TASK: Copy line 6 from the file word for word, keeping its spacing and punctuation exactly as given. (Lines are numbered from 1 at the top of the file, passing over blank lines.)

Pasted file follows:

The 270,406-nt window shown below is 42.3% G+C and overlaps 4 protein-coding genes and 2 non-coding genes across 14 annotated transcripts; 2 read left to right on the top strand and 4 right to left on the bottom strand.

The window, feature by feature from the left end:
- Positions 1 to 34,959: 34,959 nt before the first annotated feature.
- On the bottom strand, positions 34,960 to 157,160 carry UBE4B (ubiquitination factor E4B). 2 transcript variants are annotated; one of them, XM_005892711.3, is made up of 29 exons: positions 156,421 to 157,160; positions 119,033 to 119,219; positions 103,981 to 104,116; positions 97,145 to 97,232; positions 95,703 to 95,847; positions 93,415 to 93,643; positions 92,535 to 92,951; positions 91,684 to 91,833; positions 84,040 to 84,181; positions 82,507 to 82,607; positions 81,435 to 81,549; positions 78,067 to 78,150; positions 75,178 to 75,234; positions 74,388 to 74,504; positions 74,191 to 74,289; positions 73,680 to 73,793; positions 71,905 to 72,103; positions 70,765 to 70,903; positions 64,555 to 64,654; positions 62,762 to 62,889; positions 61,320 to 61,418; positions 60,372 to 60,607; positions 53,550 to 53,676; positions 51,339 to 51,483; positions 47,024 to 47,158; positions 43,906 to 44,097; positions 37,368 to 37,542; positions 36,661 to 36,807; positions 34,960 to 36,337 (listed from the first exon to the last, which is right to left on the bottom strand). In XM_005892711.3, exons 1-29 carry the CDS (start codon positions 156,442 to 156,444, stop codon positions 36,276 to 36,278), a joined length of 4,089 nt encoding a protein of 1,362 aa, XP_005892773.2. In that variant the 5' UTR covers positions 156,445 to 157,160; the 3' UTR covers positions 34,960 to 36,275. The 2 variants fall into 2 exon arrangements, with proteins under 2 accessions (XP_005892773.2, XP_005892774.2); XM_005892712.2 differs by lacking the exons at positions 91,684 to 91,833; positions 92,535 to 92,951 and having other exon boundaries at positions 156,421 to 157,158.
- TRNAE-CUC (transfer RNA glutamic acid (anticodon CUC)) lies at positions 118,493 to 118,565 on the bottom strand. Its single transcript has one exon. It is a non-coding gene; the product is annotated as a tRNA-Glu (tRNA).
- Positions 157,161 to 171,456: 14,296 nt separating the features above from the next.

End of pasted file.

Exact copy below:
- Positions 157,161 to 171,456: 14,296 nt separating the features above from the next.